Canada NATO and Canada The Middle East and North Africa

No Place to Hide: Why Canada Will Be Forced to Decide on Syria

Although the Arab Spring, which developed in December 2010 and became mainstream news in January 2011, has mostly faded from the minds of most, the situation in Syria has escalated rapidly leading the international community, particularly the EU and the US, to consider military responses. Furthermore, this situation is complicated by the regional religious tensions between Muslim Sunni and Shi’ia populations, as well as the vague intentions and loyalties of Hezbollah. The use of what is believed to be chemical weapons is also a major cause for concern and has the potential to seriously jeopardize peace talks in Geneva, set for 10 June 2013.

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Military Intervention

The US’s increasing willingness to consider military intervention in 2013 is a primary result of President Obama’s “Red Line”; a phrase he coined on 20 August 2012 which refers to Obama’s changing calculus on military intervention, should chemical weapons be moved or utilized in the Syrian Civil War.  Continued reports from Syria regarding the use of chemical weapons remain contradictory. As a result, analysts have suggested that it is necessary for the US to pursue military intervention in order to maintain credibility in the region.

As of 21 May 2013, the US Senate Foreign Relations Committee made some move to military intervention by approving legislation to provide Syrian rebels with small arms. Although this action does not compel the Obama administration to begin arming the rebels, the 15-3 vote in favour, as well as support from both Democrats and Republicans, indicates an increased willingness to pursue military intervention in the region and support the rebel army in a more concrete manner.

The US’ increased willingness for military intervention in Syria is also linked to a need for regional security. The conflict has escalated throughout 2013, entering into Lebanon, creating another war zone and destabilizing additional governments in a region where the US and other countries have considerable economic interests. The threat to regional security has also prompted a number of EU members to decide not to renew the arms embargo on Syria, which expired on May 31, 2013. The ending of the arms embargo also indicates a willingness to pursue military intervention in the hopes of providing stability to the region and securing the rebels’ claim to government over current Syrian President Bashar al-Assad.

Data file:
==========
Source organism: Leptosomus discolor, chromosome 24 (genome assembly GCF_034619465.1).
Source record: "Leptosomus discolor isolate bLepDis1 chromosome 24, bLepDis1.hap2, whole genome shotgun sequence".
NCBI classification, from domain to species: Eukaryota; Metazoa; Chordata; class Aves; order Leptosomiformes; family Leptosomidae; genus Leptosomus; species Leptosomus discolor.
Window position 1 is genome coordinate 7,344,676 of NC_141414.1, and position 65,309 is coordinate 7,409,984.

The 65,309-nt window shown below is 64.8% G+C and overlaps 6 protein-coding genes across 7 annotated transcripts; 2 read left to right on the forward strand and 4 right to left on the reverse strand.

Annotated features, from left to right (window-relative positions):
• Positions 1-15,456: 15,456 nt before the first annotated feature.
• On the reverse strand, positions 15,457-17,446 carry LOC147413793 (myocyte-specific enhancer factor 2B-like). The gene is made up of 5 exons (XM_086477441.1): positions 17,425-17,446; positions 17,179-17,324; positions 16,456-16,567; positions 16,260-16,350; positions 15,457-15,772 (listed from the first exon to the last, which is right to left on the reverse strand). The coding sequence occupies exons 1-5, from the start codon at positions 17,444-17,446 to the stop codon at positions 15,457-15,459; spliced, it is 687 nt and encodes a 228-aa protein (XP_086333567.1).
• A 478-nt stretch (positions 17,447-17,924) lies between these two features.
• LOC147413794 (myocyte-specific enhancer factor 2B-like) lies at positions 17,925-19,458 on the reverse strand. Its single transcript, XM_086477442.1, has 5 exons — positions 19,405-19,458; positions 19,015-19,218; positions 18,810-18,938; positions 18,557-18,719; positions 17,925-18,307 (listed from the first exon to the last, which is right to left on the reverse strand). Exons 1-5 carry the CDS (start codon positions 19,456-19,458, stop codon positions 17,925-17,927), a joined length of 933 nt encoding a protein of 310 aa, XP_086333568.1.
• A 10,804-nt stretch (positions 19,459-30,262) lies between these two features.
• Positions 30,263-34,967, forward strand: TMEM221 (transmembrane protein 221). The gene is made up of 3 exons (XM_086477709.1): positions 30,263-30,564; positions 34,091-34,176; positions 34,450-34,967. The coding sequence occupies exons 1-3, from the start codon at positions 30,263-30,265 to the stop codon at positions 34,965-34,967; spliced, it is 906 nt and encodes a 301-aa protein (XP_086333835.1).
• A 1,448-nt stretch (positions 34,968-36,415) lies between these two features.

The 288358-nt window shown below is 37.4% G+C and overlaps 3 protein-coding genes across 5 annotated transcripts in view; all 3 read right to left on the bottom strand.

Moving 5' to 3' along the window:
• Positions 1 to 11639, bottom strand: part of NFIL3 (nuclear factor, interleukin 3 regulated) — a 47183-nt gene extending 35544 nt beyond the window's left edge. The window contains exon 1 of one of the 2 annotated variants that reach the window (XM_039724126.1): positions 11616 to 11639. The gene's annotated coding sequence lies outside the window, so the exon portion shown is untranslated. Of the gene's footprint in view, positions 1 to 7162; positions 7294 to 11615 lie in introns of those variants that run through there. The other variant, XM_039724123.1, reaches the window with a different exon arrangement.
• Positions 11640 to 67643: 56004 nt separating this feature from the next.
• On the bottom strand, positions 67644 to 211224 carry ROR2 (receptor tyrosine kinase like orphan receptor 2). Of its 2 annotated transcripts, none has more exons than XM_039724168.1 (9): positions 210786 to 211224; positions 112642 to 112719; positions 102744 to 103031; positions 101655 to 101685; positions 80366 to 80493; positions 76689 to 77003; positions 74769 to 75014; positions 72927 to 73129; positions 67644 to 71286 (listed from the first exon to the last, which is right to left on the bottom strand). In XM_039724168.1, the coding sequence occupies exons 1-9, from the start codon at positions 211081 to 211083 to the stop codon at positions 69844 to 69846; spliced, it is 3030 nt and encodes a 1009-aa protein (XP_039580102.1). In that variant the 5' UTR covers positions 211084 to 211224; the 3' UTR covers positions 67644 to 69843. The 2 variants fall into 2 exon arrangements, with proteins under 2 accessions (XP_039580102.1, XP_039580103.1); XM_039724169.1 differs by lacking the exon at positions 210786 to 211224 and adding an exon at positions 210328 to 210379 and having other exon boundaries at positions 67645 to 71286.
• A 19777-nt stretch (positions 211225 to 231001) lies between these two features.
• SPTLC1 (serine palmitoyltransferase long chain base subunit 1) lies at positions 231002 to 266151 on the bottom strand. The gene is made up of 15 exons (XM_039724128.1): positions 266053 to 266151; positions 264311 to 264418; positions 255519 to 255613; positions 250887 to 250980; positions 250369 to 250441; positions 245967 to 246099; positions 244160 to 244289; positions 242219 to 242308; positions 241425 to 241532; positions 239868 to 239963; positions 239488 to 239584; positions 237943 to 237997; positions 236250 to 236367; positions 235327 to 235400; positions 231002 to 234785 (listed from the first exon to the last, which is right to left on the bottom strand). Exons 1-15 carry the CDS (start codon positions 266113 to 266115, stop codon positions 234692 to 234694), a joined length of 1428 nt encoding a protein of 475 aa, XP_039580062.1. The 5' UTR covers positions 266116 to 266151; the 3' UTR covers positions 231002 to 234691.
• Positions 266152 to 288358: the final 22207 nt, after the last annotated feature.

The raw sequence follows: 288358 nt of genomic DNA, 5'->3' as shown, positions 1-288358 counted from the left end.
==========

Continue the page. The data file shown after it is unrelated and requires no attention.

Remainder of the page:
Canada’s Role in Syria

In direct contrast to the US and EU desires for military intervention, Canada has remained wary of any potential military solutions to the Syrian crisis. In a speech on 7 May 2013, Foreign Affairs Minister John Baird explained that Canada desires a political, rather than a military, solution. Although Canada’s federal government has continuously called for the resignation of al-Assad, Canada, unlike most states, does not recognize the Syrian rebels as the legitimate government of Syria. As a result, Canada does not support the EU’s 28 May 2013 decision to allow its arms embargo on Syria to expire. This disagreement, which Foreign Minister Baird notes is normal for any coalition, is based on Canada’s concern about the radical jihadists who have entered into the ranks of the Syrian rebels.

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Canada, which is regarded as a cautious and contemplative state within NATO, continues to urge a political compromise, beginning with the peace talks scheduled for 10 June 2013 in Geneva. With the failure to renew the arms embargo and the US Senate decision to begin providing small arms to Syrian rebels, it is doubtful that these talks will even take place. Furthermore, it is likely that a political solution is not possible: experts on al-Assad indicate that he will not resign voluntarily and that military action will be necessary to remove him from power.

It is unlikely that a consensus will be reached regarding the next steps for Syria. The option of the US and EU for military intervention will likely come to fruition given the circumstances of the civil war and the threat to regional security posed by the spread of violence and the implementation of chemical weapons. NATO Secretary General Anders Fogh Rasmussen has also identified Syria as a serious concern in terms of the “use of ballistic missiles in Syria, the possible use of chemical weapons, as well as the risk of the conflict spilling over the Syrian borders.”

As a member of NATO, and with a responsibility to ensure the territorial integrity, political independence and security of other NATO members, including Turkey, as well as international peace and security, Canada’s role in a NATO military operation in Syria may be considered necessary. The French are currently conducting tests in northern Syria to confirm reports of chemical weapons used by al-Assad’s regime. If these tests result in definitive proof as to the use of these weapons, it may provide the impetus that the US and EU require for formal military intervention.  While Canada has maintained a “wait-and-see” policy, a NATO intervention may only materialize as a result of a UN resolution, and then only if all member states agree to intervene.


Samantha Hossack
Samantha Hossack completed a double-honours program at the
 University of Calgary, studying Military/Diplomatic History and Post
Colonial literature. Her primary research interests include military
intelligence, the Middle East, Arctic politics, and Canada’s role in
international conflicts.